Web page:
Lessons Learned at The Ritz-Carlton
Like many of my peers, partners, and friends who have been fortunate enough to be a part of The Ritz-Carlton Hotel Company, I often find myself referring to moments, lessons, and steps that have formed the habits, attitudes, and behaviors I exhibit today in business as I advise companies on how to deliver meaningful and memorable customer experiences.
Customer experience is the focus for many companies today: in fact, according to Gartner Inc. in 2014, 89% of companies believe customer experience is the most important element on which they will compete. It is amazing to consider that over a hundred years ago the “hotelier of kings and the king of hoteliers,” Cesar Ritz, emphasized the guest experience as one of the most important priorities to focus on. I guess that is why the hospitality industry, and especially luxury hotel brands like The Ritz-Carlton, are looked at for insights into this important focus today. So what did I, and my Ritz peers, learn?
Respect Your Staff
Just because you have a title does not require your staff to respect you; you earn that by how you treat your staff. While the motto, “ladies and gentlemen serving ladies and gentlemen” emphasizes the importance of every employee in creating great guest experiences, it also reminds us as managers that every person working in the hotel, no matter where they are from or what they do, deserves our respect and acknowledgement.
Share Strategy, Scores, & Plans
Horst Schulze is famous for his quote, “We make sure our employees are engaged in the strategies of our company, because that’s the only way they become a part of the company, rather than just coming to work and fulfilling a function.” Yet, many companies today fail to inform their staff of their objectives, current results, and plans for improvement. It is no wonder that 70% of workers, according to Gallup in 2014, are either disengaged or in status quo.
The daily lineup was the core of our communication and socialization process. Every day we talked about our culture and what was important. No matter how busy we were, we ensured every staff member had the opportunity to hear and be heard on our priorities. If you want to imbed your culture into your team, and have people really focus on what is important, then you need to talk about it every day. Many managers we talk to continue to say they are too busy to meet every day: my response is simple, “The question is never whether or not you are busy, but what you are busy about.” If you are not communicating to your people every day you are busy about the wrong things as a leader. If Rudy Giuliani had time for a daily meeting every day during the 911 crisis when he was Mayor, then you too have time.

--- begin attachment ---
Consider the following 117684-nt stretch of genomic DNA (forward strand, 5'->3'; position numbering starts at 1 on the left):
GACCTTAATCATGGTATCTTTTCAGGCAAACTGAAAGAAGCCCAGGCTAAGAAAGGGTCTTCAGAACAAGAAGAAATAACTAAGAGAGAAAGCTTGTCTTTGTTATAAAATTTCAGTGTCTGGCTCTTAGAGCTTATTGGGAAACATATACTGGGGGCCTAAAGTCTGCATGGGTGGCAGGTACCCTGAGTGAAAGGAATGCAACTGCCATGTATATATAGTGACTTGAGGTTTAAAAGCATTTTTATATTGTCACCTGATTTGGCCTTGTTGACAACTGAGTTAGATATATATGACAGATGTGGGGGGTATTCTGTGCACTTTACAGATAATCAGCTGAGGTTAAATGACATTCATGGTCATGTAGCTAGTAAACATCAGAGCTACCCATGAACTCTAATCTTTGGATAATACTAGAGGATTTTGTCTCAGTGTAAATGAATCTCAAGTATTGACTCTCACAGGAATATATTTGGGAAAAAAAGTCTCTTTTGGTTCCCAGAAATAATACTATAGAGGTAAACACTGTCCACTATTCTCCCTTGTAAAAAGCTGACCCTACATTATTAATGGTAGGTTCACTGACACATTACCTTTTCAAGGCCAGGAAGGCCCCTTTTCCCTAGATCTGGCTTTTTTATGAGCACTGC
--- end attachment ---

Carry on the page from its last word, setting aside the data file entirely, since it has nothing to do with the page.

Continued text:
Select for Character & Skills
Select the right person, not just a warm body. The emphasis was never on the prospective candidate with the most experience or best skills, but rather the person with the best character. It is a mistake to only consider skill and experience when you hire. It is critical for your mutual success that they fit in and display the personality traits the role requires, and in most cases today, that means being great at making others feeling good. I understand the pressure many managers feel to fill positions, but this is one time when it is okay, even expected, to take your time.
There was a constant focus on improvement and doing things better at The Ritz-Carlton. There was this constant drive and challenge to be the best. Every month we shared good ideas, and staff was encouraged to participate, (as a manager, it was better for your staff to come up with the good idea than you, because it showed that you were engaging your people in discussions and the responsibility to improve). As the manager, you did not have to have all the good ideas, but you did have to know where to find them. Your staff was the best place to start.
Create an Immaculate Environment
I go to so many beautiful hotels, restaurants, stores, and places where you can tell millions of dollars were spent on the physical place, and yet they are dirty, disorganized, or badly maintained. Parking, entrances, desks, offices, and displays can all create bad first impressions, because no one considers the finer details of guest expectations. Everyone involved in your business is responsible for the cleanliness and maintenance of your place, and if they are not, then you don’t understand what is important to your guests. Nothing sets this example better for your team than seeing a c-level executive bend down to pick up a stray napkin off the ground.
Deliver Great Customer Experiences
Your product or service is merely the vehicle to making guests or customers feel good. As I work with companies on their customer experience, this point often stands out the most. Companies still focus too much time on their products and services, without the understanding that those things are merely a reason to make someone feel good. Whatever your business, if you are dealing with customers, then every employee’s number one task is to work out how to make each person feel good. In today’s modern world, it is the experience that surrounds or is afforded by the thing that matters the most. If you are not committed to making your customers feel good, then you are not in line with what the modern consumer values.
I know none of what I have written is new or surprising, but it is true and valuable for those focused on delivering great customer experiences. It is also a good reminder for those of us who do adhere to these simple ideals every day, but still get caught up in business administration, crises, and distractions every day. I hope this helps you. Thanks for reading.